In Theatres: 
Feb 28, 2020
Running Time: 
124 minutes

Say the name Jane Austen and it’s Pride and Prejudice that always seems to be the first thing that comes to people’s mind but Emma is making a comeback this year with Emma., and yes the period is a part of the official title. If you’re clueless on what the story is about, it follows Emma Woodhouse, a young, beautiful, and rich girl who lives a life of opulence and has no interest in being married, although she does enjoy setting up her friends or gossiping about the latest pairings. Yet all that changes for her as she gets closer to her neighbor George Knightley, and pretty soon she finds herself in a bitter battle for love.


There haven’t been nearly as many adaptations of Emma as there have been of Pride and Prejudice so it’s nice to see her second most popular novel get a little love. Anya Taylor-Joy stars in the titular role, and she is absolutely perfect for the character. Every scene is practically bathed in luxury with Taylor-Joy at the center of it all like a marble statue. The film definitely caters to the wealthy lifestyle where there’s no such thing as work and all these ladies do is gossip during tea time or throw extravagant parties with these complicated dances that everyone seems to know the moves to. You know the ones. There is some wonderful humor though, and it often pokes fun at the ridiculous nature of it all. Bill Nighy as Mr. Woodhouse and his constant use of standing dividers to contain the heat from the fire is one of my favorite running gags throughout the film. There’s a lot of subtlety to the humor, and it can be easily missed.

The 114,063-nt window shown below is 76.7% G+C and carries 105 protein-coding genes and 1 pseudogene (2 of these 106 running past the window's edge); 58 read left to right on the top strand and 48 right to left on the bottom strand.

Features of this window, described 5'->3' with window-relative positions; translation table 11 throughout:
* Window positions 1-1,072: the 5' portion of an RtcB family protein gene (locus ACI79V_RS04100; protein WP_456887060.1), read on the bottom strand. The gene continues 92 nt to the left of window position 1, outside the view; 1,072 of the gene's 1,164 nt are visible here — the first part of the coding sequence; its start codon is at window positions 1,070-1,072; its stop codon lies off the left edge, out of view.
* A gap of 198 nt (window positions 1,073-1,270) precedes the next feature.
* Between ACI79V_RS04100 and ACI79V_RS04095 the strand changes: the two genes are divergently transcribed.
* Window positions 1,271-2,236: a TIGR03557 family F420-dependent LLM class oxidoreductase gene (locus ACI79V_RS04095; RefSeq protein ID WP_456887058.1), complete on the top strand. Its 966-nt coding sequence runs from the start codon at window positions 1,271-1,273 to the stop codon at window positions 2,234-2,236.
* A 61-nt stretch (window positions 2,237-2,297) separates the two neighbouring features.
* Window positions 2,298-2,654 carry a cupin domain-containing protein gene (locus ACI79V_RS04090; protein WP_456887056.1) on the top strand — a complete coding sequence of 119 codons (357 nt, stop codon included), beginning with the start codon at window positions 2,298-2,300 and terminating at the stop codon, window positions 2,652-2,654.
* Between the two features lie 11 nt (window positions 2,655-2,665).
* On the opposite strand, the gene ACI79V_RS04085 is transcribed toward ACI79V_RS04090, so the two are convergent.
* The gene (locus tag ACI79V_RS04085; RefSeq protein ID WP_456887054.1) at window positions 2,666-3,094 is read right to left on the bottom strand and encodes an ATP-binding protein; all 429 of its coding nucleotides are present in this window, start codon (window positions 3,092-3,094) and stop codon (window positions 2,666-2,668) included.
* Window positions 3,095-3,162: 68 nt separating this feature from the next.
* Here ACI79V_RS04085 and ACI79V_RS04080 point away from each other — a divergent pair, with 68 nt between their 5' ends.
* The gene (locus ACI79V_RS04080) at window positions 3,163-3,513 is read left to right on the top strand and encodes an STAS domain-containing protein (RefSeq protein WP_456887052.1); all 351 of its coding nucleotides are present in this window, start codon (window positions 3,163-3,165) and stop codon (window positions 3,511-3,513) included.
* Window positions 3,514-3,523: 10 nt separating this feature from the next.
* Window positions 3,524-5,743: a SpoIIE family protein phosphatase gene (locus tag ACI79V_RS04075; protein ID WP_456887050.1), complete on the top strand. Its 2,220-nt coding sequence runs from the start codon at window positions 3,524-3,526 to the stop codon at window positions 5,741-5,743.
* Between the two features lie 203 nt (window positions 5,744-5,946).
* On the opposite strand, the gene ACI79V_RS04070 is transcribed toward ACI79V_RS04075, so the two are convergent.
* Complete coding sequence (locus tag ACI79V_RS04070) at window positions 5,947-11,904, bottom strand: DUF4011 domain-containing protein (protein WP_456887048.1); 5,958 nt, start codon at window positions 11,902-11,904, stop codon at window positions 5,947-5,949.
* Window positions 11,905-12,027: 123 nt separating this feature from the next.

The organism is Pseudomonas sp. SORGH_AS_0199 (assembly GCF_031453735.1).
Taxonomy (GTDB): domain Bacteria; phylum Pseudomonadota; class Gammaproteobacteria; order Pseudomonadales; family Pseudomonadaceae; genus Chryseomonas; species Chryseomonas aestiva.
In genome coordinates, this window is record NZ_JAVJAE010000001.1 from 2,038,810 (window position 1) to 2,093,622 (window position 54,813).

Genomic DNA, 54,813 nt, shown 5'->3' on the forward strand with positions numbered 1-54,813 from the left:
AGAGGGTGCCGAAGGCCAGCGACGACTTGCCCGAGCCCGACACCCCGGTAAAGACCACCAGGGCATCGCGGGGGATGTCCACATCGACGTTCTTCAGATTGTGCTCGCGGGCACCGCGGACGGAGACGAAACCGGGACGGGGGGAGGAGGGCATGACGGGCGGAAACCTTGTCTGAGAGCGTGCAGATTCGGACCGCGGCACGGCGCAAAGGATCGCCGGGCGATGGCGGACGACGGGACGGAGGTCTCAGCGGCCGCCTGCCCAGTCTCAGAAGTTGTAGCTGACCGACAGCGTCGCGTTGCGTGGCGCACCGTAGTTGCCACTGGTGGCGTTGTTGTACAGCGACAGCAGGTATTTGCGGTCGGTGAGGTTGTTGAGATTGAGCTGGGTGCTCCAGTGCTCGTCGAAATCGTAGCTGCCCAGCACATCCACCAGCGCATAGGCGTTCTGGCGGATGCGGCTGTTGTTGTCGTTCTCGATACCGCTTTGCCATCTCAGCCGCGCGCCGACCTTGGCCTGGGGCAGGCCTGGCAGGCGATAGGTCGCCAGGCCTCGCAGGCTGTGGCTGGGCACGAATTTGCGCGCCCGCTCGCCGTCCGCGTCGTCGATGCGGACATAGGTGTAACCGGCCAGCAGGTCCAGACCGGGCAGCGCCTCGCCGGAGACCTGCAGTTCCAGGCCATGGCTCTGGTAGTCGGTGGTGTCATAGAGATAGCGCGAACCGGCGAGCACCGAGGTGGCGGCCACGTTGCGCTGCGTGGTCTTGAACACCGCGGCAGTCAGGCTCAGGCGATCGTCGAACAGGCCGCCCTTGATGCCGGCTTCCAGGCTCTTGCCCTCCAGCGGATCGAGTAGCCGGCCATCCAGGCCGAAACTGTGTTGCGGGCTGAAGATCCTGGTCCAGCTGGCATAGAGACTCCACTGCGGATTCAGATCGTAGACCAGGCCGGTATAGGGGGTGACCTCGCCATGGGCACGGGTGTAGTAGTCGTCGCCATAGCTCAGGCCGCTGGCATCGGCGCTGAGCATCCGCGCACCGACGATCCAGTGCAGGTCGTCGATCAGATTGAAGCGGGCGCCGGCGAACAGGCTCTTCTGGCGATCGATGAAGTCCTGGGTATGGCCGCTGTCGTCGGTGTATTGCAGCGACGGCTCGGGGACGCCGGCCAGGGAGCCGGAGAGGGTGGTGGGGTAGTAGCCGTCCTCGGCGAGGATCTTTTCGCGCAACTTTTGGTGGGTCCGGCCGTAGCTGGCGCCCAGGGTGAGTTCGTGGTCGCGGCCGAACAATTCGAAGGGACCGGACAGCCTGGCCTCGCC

At the heart of Emma. is a charming love story, though. There’s definite chemistry between Emma and Mr. Knightley and as their attempts at avoiding their attraction to one another continue to build throughout the film it only further complicates the situation as Emma’s friend Harriet, played by Mia Goth, falls for Mr. Knightley as well. It falls into your stereotypical love triangle story tropes, but honestly that doesn’t take away from any of the film’s glamour.


Emma. is lavish and decadent with extravagant costumes and colorful sets; a royal feast for the eyes with a charming story. Whether you’re a fan of Jane Austen or period pieces in general, it’s easy to get swept away in its fantasy. 

Matt Rodriguez
Review by Matt Rodriguez
Follow him @ Twitter
Friend him @ Facebook